Mark Monroe has written the Academy Award-winning films THE COVE (2009) and ICARUS (2018). He explains his role as the writer, how to breakdown and simplify story, create hooks and introduce characters for maximum impact, choosing storytelling devices, and using conflict to find the best story.
A documentary writer is responsible for collaborating with the director to:
- structure the documentary, using scenes to build the narrative
- curate key soundbites from interviews and archive footage
- develop the story, characters & emotional beats
The core of a story should be simple and allow an audience to invest in the key characters and relationships. As an approach, consider establishing the core story, and then explore the material for character nuance, complexity and a compelling journey; As an example, Icarus was truly a buddy film. The complexity of the doping scandal was built around that relationship.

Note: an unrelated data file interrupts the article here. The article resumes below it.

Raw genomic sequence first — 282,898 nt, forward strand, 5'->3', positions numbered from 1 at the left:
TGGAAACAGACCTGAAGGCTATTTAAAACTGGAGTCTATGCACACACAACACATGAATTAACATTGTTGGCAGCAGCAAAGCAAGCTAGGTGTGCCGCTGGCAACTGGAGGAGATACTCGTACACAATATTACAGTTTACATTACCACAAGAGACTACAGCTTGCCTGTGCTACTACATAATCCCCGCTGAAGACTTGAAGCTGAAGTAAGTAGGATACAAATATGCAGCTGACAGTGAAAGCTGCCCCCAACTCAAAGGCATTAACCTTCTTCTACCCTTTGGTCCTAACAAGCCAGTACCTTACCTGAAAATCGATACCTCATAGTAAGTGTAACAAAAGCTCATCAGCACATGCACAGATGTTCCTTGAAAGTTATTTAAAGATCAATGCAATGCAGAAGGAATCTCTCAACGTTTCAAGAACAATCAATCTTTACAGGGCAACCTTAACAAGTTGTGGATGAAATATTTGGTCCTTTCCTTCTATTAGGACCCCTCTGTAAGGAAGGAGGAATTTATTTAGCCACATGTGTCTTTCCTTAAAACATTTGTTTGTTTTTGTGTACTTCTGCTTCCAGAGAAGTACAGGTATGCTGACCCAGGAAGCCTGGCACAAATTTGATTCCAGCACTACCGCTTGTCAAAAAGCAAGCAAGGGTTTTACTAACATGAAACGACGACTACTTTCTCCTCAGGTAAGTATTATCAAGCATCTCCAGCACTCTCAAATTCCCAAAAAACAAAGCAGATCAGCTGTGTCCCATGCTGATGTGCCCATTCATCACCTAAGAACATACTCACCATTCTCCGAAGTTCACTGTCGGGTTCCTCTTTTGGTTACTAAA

When structuring your film, know the key events or turning points.Then, establish when you must hit each beat to craft an effective structure that focuses on the timing of important character and story moments.
An audience wants to be entertained, even if the film is making an important statement. A “message film” also needs a hook to bring the audience in and keep them watching to the end. As an example, The Cove was about dolphin slaughters, but kept the audience engaged through crafting it as a thriller.
Introduce characters at key moments to escalate the telling of the story. Know how many characters you have, what their purpose is, and how to reveal them for maximum dramatic effect.
You have several great tools to present story that include:
- Narration: works well when it’s from a first-person perspective
- Cards: work well when presenting undisputed facts to emphasize important truths
The magic of documentaries is often discovered. Part of that process requires conflict and fighting for the best version of the story in a trusting collaboration.